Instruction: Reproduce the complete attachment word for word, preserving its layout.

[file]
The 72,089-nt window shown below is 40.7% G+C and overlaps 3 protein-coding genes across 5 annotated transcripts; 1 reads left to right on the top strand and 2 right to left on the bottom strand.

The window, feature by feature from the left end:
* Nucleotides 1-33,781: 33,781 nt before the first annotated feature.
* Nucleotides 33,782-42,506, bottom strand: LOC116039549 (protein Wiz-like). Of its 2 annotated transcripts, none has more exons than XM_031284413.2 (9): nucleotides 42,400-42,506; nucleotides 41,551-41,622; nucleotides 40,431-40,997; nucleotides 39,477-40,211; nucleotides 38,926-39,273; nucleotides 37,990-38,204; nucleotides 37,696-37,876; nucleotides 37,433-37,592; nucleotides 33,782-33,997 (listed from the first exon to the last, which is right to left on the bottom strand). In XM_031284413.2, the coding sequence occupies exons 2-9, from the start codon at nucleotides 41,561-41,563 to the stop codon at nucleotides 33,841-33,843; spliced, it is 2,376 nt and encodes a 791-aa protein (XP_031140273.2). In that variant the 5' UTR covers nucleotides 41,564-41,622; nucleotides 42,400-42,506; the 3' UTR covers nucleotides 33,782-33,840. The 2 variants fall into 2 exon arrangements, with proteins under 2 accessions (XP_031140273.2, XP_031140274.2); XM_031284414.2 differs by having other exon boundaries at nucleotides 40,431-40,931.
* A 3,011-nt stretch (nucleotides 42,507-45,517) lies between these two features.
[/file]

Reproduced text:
The 72,089-nt window shown below is 40.7% G+C and overlaps 3 protein-coding genes across 5 annotated transcripts; 1 reads left to right on the top strand and 2 right to left on the bottom strand.

The window, feature by feature from the left end:
* Nucleotides 1-33,781: 33,781 nt before the first annotated feature.
* Nucleotides 33,782-42,506, bottom strand: LOC116039549 (protein Wiz-like). Of its 2 annotated transcripts, none has more exons than XM_031284413.2 (9): nucleotides 42,400-42,506; nucleotides 41,551-41,622; nucleotides 40,431-40,997; nucleotides 39,477-40,211; nucleotides 38,926-39,273; nucleotides 37,990-38,204; nucleotides 37,696-37,876; nucleotides 37,433-37,592; nucleotides 33,782-33,997 (listed from the first exon to the last, which is right to left on the bottom strand). In XM_031284413.2, the coding sequence occupies exons 2-9, from the start codon at nucleotides 41,561-41,563 to the stop codon at nucleotides 33,841-33,843; spliced, it is 2,376 nt and encodes a 791-aa protein (XP_031140273.2). In that variant the 5' UTR covers nucleotides 41,564-41,622; nucleotides 42,400-42,506; the 3' UTR covers nucleotides 33,782-33,840. The 2 variants fall into 2 exon arrangements, with proteins under 2 accessions (XP_031140273.2, XP_031140274.2); XM_031284414.2 differs by having other exon boundaries at nucleotides 40,431-40,931.
* A 3,011-nt stretch (nucleotides 42,507-45,517) lies between these two features.